NSF AISL Research on playful approaches to Ethics Education.
As part of an ongoing NSF-sponsored research program on ethic education, several playful classroom games have been designed and are being tested. University of Pittsburgh, Rowan University, and UConn faculty are working the the E-ETHICS grant collaborative to design and test engaging classroom activities that enable future engineers and future teachers to think about their ethical decisions in first person playful scenarios and game activities, rather than in third person perspectives on Professional Standards, Codes of Ethics, or stages of moral development. Visit the E-Ethics Research site for details on the game designs and research.
Cards Against Education Ethics and Cards Against Engineering Ethics are a pair of instructional ethics card games built using mechanics drawn from the popular party game Cards Against Humanity (2011). The cards were collaboratively developed by faculty and graduate students in the University of Connecticut Educational Technology and Engineering programs in service of providing a novel, personalized approach to ethics training situated in a rich agent-environment interaction context. Cards Against Engineering Ethics, in particular, emphasizes a combination of both personal decisions (micro ethics) and decisions about engineering products (macro ethics).
Full albums of Cards Against Education Ethics sentence and word cards are available HERE and HERE, respectively.
A FREE, fully-digital, publicly-available version of Cards Against Education Ethics can be accessed HERE (requires installation of Tabletop Simulator to play).
Cards Against Education Ethics consists of:
- One-hundred fifty-two (152) white Cards Against Education Ethics word cards
- Fifty (50) blue Cards Against Education Ethics sentence cards
In Cards Against Education Ethics and Cards Against Engineering Ethics, gameplay is measured in rounds. At the start of each round, one player reads a blue sentence card drawn face-down from the top of the deck. After hearing the sentence (with a vocabulary blank in it), other players each contribute one white word card that they believe best completes the blue sentence card. “Best,” of course, is subjective—there is no way to quantify an abstract “highest value” for every possible card combination, which forces players to consider the card content, the social context, literal use of the sentences/words, figurative use of the sentences/words, and the real world ethical consequences of the implied sentence (e.g., “The school’s alumni can attest that, historically speaking, we’ve never had an issue with our controversial school mascot“). And that’s part of what makes the game instructionally-useful: it positions players to communicate about their personal relationships with the particular ethical challenges presented through gameplay.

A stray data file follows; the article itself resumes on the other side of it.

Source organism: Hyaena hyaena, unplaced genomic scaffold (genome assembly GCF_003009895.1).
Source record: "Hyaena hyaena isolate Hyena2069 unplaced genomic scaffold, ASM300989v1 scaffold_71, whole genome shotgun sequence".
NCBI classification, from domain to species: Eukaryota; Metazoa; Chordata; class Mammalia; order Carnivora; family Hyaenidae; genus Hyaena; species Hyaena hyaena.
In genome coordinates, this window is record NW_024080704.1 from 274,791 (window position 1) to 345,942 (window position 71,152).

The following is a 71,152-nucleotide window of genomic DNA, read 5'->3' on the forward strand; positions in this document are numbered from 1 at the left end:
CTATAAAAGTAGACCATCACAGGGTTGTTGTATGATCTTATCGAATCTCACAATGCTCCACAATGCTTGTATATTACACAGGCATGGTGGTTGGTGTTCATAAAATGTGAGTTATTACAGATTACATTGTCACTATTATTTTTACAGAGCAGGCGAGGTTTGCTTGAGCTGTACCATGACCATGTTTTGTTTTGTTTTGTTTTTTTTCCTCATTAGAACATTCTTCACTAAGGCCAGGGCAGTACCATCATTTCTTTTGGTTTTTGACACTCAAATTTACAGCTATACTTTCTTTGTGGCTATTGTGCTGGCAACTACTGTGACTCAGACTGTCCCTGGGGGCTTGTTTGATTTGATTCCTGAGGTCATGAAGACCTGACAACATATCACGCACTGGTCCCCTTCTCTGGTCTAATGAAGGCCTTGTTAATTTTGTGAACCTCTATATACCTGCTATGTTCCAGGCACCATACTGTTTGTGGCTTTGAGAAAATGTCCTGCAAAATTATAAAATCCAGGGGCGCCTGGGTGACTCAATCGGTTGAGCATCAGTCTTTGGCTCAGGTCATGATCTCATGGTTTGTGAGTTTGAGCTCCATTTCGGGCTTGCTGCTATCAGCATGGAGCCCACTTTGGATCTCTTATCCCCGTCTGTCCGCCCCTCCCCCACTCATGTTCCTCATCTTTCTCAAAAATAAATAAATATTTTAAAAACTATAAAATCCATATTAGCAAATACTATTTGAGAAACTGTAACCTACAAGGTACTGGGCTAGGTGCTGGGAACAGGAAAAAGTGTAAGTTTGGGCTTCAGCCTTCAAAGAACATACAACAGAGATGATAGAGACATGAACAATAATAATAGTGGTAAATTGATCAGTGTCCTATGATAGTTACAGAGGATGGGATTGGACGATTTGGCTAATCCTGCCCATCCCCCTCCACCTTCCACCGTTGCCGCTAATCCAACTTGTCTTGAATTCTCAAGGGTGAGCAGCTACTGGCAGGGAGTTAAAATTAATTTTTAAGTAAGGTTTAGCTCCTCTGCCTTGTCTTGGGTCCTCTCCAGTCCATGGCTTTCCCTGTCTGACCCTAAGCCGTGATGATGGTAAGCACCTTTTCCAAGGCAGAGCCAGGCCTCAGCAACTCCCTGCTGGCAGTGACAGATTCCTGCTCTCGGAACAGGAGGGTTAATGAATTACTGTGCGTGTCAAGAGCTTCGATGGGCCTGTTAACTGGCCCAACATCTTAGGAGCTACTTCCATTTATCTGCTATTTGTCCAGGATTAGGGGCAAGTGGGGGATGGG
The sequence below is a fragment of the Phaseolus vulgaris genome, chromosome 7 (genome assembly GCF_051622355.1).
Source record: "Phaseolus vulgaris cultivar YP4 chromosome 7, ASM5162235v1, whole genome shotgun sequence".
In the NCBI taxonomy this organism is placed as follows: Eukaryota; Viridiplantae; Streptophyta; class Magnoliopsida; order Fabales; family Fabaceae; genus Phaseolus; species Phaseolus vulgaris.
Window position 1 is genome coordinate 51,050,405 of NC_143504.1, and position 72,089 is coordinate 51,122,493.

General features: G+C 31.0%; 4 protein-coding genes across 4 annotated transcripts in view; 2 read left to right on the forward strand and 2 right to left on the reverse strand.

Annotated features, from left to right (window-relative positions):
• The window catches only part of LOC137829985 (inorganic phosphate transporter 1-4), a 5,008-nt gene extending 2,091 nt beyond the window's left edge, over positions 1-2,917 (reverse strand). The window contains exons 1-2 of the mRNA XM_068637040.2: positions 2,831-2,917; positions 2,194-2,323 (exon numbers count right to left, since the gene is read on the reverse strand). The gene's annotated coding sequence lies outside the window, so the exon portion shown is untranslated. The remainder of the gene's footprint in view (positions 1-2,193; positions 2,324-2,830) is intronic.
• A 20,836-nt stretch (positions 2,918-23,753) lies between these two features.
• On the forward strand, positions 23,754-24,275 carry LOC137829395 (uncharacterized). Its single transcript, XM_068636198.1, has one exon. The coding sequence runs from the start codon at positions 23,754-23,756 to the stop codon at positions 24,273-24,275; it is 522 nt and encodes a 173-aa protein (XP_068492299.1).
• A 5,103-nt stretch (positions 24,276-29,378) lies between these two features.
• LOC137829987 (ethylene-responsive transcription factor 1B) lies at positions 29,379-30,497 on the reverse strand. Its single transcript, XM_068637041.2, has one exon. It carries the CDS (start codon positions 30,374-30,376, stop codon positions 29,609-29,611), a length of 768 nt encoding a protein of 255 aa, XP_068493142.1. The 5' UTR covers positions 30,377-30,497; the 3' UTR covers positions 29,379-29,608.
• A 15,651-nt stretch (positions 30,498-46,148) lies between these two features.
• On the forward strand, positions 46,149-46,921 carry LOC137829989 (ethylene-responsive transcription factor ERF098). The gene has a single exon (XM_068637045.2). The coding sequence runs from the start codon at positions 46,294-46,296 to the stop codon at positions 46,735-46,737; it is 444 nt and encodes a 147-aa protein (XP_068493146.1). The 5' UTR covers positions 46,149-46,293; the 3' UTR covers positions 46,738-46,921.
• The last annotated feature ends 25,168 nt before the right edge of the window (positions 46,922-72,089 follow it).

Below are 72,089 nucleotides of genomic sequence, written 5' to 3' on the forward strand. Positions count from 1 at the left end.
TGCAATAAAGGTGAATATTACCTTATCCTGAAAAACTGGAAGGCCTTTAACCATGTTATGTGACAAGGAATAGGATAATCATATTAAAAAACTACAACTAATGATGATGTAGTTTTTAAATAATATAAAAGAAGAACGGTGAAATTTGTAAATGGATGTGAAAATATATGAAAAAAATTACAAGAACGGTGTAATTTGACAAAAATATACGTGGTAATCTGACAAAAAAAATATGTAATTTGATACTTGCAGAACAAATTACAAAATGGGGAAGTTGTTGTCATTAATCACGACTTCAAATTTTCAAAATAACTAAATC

Players should be encouraged to reflect on the sentences they create, share them with their classmates, discuss how they would approach some of the unique problems they encounter, and compare situations from gameplay with real world education and engineering ethics cases.
In Cards Against Education Ethics, some blue sentence cards are denoted as BASED ON A TRUE STORY. Sentences on these cards were created using real world ethics cases involving schools, teachers, administrators, students, and others involved with and surrounding the field of education. A full list of these cards and their corresponding cases can be found HERE.
- Separate and shuffle each set of blue sentence and white word cards.
- Each player should draw seven (7) white word cards from the white word card deck.
- The individual who most recently touched their mobile device becomes the round’s Judge; all others become Contributors. From this point forward, the Contributor who wins a round will become the next round’s Judge.
- When a round starts, the Judge reveals the top card from the blue sentence card deck, reading it out loud and placing it face-up on the table in front of all players.
- Each Contributor selects one (1) white word card from their hand that they believe best completes the blue sentence card and submits it face-down to the Judge. “Best” is at the individual Judge‘s discretion, its meaning is entirely dependent on the individual context of play (i.e., the Judge will ultimately decide what “best” means based on the group of players, the context for play, the cards played, etc.). “Best” does NOT imply there is an intended combination of sentence and word cards.
- The Judge reads the Contributors‘ submitted white word cards and selects whichever one they decide (based on their own criteria) is the round’s “best” submission. The Contributor who submitted it takes the blue sentence card as an award for winning the round. Additionally, that player becomes the next round’s Judge.
- Gameplay continues in this fashion for at least ten (10) rounds (at the players’ discretion).
- The winner is whomever holds the most blue sentence cards when gameplay ends.